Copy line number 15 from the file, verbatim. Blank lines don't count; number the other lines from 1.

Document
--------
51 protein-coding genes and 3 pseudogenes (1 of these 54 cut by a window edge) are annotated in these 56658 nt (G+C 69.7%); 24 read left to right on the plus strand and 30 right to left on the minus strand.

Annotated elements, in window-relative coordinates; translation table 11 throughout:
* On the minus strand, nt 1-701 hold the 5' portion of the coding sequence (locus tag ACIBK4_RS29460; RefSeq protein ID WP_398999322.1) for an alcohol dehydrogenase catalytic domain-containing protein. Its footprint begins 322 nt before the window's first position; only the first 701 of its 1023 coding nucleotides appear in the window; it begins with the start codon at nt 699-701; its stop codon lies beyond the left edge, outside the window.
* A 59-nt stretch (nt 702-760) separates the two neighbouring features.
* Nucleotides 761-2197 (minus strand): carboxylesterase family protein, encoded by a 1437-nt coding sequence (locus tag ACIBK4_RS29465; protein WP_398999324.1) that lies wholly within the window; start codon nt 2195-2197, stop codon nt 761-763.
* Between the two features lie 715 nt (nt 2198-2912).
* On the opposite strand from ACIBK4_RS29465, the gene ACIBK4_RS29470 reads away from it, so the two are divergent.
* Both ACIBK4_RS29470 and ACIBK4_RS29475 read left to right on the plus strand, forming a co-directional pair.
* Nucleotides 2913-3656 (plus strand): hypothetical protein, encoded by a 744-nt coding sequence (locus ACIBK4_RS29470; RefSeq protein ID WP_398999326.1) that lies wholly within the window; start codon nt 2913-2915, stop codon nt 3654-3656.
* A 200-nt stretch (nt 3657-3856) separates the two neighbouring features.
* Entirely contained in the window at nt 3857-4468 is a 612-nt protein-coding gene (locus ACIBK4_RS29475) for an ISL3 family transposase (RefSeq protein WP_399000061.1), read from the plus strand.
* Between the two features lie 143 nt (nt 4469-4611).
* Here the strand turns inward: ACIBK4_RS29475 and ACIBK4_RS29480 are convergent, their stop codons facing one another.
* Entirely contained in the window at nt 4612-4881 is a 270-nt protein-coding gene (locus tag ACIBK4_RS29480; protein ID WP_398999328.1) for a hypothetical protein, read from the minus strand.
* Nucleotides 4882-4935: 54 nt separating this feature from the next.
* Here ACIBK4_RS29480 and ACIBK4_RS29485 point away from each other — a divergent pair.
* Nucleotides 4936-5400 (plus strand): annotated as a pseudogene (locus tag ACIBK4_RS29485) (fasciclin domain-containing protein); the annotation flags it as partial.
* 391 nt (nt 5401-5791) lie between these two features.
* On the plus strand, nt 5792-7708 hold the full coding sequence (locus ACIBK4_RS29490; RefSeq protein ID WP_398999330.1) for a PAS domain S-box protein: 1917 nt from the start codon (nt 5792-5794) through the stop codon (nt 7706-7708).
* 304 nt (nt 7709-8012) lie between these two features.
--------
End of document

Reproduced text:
* Nucleotides 4882-4935: 54 nt separating this feature from the next.